Your doctor or pharmacist may be able to recommend a pharmacy that offers these options if your current pharmacy doesn’t.
Also, if you’re having trouble opening your medication bottles, let your pharmacist know. They may be able to put prednisone in an easy-open container. Your pharmacist may also recommend tools to help make it simpler to open the drug’s container.
Questions about taking prednisone
Below are some common questions about taking prednisone.
- Can prednisone be chewed, crushed, or split? Yes, prednisone tablets are scored and can be split if needed. If you have trouble swallowing them, these tablets can also be crushed or chewed.
- Should I take prednisone with food? Yes, it’s best to take prednisone with food. This helps prevent the drug from upsetting your stomach.
- Is there a best time of day to take prednisone? You should take prednisone in the morning unless your doctor recommends otherwise.
Questions for your doctor
You may have questions about prednisone and your treatment plan. It’s important to discuss all your concerns with your doctor.
Here are a few tips that might help guide your discussion:
- Before your appointment, write down questions such as:
- How will prednisone affect my body, mood, or lifestyle?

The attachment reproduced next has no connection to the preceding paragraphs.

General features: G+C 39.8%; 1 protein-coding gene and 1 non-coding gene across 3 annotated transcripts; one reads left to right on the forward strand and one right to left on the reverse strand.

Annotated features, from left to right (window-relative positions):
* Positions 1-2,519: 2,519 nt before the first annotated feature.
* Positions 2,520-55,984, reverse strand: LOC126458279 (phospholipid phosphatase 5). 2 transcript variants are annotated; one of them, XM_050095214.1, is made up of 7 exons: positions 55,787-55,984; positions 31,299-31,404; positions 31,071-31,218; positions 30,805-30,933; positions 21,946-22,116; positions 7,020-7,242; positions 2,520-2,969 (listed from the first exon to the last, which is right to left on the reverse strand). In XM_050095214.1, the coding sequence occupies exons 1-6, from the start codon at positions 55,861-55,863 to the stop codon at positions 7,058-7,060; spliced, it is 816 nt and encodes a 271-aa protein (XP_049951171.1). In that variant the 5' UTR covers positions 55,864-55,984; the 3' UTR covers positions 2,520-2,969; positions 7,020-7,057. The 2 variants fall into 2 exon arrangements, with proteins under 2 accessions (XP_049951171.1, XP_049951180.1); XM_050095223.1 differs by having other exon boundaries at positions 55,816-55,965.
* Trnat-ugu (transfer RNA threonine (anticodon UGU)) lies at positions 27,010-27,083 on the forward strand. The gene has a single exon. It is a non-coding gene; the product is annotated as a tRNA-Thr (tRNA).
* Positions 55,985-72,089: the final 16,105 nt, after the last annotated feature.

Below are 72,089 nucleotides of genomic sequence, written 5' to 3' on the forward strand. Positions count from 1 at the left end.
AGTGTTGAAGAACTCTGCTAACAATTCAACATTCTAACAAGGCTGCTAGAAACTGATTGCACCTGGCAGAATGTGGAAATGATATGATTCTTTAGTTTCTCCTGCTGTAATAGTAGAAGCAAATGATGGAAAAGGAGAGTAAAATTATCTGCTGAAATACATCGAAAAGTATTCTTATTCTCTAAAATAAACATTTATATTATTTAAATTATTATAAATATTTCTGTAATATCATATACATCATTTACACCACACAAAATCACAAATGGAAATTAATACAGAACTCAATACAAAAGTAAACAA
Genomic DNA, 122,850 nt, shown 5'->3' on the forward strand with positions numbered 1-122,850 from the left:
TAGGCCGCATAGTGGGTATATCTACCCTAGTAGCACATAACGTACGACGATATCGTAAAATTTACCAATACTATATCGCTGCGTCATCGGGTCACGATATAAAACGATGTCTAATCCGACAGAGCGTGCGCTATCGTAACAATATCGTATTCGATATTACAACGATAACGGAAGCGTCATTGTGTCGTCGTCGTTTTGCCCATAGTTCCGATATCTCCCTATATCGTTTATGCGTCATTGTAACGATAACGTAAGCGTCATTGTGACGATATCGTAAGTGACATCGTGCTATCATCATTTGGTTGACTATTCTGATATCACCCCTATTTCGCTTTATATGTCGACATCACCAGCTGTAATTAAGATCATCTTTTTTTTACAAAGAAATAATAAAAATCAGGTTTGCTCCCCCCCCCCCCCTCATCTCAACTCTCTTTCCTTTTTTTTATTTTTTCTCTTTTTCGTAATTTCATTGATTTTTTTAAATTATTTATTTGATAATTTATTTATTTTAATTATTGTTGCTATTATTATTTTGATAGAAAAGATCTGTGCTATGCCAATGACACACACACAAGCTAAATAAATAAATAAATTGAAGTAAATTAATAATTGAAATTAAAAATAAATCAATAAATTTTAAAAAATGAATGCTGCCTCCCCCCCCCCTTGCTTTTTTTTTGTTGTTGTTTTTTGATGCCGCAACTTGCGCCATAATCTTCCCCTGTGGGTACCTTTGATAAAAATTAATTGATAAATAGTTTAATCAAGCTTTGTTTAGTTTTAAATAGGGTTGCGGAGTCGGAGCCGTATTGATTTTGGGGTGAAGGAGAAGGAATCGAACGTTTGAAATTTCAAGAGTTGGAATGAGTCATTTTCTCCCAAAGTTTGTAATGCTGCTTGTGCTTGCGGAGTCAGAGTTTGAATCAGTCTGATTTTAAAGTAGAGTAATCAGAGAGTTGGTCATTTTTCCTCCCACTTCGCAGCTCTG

- Bring someone with you to your appointment if doing so will help you feel more comfortable.
- If you don’t understand something related to your condition or treatment, ask your doctor to explain it to you.
Remember, your doctor and other healthcare professionals are available to help you. And they want you to get the best care possible. So don’t be afraid to ask questions or offer feedback on your treatment.
Prednisone is not likely to be misused. (Drug misuse refers to taking a drug in a way or for a use that’s not prescribed by a doctor.)
Although prednisone doesn’t have a risk for misuse, it’s possible to become dependent on this medication. Prednisone is similar to the natural steroid hormone cortisol. Taking it for long periods of time or in high doses can make your adrenal glands stop producing cortisol. If you suddenly stop taking prednisone, your body may not have enough steroid hormones to function normally. This can cause withdrawal symptoms (side effects that can occur if you suddenly stop taking a drug that your body has become dependent on).